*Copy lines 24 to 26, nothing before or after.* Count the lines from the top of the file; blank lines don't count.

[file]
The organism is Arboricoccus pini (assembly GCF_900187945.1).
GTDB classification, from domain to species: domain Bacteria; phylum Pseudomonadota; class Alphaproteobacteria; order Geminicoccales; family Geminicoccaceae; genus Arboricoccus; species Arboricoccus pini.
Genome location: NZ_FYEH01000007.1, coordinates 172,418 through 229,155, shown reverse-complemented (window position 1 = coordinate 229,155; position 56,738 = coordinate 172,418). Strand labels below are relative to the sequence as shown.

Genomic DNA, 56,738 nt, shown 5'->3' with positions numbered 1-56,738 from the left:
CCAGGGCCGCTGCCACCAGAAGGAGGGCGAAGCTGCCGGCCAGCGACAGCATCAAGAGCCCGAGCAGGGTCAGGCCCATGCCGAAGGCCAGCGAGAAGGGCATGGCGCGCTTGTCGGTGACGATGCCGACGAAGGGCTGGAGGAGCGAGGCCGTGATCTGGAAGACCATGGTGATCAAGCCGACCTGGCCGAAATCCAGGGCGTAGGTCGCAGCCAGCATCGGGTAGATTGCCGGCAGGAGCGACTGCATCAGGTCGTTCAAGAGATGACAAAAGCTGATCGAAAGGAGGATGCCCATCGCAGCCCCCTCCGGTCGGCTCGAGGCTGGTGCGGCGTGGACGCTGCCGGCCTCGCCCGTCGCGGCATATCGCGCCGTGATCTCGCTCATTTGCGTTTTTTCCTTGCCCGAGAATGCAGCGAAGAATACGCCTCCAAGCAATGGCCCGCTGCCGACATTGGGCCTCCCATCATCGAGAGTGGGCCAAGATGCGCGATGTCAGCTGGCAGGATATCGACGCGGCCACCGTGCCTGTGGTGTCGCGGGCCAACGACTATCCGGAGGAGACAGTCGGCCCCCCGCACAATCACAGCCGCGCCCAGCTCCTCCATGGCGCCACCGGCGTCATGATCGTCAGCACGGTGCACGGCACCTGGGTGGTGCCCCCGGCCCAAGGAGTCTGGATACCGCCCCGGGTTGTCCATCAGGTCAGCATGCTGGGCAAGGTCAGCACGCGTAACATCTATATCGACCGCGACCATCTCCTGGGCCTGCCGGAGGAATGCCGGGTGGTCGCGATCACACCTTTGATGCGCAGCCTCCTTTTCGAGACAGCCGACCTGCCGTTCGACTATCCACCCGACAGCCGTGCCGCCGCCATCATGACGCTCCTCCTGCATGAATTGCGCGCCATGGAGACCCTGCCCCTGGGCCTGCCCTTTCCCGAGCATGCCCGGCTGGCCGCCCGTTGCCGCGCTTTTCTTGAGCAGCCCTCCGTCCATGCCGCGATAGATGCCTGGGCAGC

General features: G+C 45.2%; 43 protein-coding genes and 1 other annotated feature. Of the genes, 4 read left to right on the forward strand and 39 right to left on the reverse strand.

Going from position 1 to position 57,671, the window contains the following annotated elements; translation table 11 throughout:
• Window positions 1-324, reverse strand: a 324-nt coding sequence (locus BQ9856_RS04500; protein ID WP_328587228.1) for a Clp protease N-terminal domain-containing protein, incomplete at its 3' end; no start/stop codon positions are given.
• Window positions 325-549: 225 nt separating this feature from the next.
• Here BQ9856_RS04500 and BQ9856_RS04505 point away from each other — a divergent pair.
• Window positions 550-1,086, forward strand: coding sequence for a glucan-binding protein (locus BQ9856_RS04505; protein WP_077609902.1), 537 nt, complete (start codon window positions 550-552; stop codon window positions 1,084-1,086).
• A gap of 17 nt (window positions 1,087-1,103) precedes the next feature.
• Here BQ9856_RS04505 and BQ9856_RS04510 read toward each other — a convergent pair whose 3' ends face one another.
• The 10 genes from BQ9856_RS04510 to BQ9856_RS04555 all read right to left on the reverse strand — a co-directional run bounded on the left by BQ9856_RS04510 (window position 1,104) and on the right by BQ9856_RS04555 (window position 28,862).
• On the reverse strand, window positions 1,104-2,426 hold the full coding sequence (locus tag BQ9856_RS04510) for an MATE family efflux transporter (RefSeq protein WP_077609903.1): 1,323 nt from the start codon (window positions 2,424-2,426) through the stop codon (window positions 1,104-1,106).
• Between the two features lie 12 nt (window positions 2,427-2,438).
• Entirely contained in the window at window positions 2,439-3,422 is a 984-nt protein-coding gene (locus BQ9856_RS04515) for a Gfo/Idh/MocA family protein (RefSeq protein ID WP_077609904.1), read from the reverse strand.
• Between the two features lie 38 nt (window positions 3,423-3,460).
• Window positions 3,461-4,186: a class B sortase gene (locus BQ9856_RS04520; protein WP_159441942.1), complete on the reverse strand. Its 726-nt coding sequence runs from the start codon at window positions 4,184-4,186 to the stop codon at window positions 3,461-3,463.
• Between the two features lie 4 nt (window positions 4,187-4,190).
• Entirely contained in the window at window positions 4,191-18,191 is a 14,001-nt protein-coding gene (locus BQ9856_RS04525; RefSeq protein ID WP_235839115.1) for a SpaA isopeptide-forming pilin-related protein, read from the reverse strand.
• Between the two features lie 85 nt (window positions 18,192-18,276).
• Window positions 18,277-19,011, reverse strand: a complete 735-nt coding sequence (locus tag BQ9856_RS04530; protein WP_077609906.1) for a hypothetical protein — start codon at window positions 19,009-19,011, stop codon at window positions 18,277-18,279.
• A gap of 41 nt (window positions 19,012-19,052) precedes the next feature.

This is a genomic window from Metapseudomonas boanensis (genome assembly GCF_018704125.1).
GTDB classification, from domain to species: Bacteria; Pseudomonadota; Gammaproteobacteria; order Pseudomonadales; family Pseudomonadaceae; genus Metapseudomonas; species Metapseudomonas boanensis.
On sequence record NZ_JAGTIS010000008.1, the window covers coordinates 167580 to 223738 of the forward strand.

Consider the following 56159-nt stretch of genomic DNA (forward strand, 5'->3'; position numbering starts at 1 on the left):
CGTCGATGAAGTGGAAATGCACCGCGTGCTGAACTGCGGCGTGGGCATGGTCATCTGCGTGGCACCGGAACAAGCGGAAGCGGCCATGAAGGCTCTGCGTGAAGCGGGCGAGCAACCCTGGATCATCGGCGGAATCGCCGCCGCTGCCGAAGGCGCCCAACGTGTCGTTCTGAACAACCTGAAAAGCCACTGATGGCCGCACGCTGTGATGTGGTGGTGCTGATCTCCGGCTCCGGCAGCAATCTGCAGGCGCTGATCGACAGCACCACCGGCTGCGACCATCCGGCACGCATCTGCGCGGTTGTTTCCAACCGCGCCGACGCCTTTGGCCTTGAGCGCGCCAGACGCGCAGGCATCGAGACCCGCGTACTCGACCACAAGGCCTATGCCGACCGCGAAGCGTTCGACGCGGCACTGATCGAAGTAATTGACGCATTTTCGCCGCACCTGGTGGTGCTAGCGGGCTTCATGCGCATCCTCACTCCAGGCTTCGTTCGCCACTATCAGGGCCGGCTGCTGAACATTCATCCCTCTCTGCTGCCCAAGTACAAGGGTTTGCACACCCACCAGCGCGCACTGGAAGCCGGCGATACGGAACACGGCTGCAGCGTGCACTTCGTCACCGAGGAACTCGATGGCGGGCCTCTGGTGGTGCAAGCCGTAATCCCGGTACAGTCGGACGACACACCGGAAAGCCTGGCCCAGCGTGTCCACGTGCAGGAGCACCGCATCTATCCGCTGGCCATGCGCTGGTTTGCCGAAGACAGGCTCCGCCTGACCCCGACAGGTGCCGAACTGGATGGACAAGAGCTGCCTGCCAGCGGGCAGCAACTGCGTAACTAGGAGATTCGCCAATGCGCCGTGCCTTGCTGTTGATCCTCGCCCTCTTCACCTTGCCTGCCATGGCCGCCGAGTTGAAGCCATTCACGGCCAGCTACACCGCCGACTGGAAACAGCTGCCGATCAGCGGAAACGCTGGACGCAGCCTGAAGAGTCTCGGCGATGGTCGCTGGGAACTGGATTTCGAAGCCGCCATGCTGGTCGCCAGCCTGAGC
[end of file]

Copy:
• A gap of 41 nt (window positions 19,012-19,052) precedes the next feature.

This is a genomic window from Metapseudomonas boanensis (genome assembly GCF_018704125.1).
GTDB classification, from domain to species: Bacteria; Pseudomonadota; Gammaproteobacteria; order Pseudomonadales; family Pseudomonadaceae; genus Metapseudomonas; species Metapseudomonas boanensis.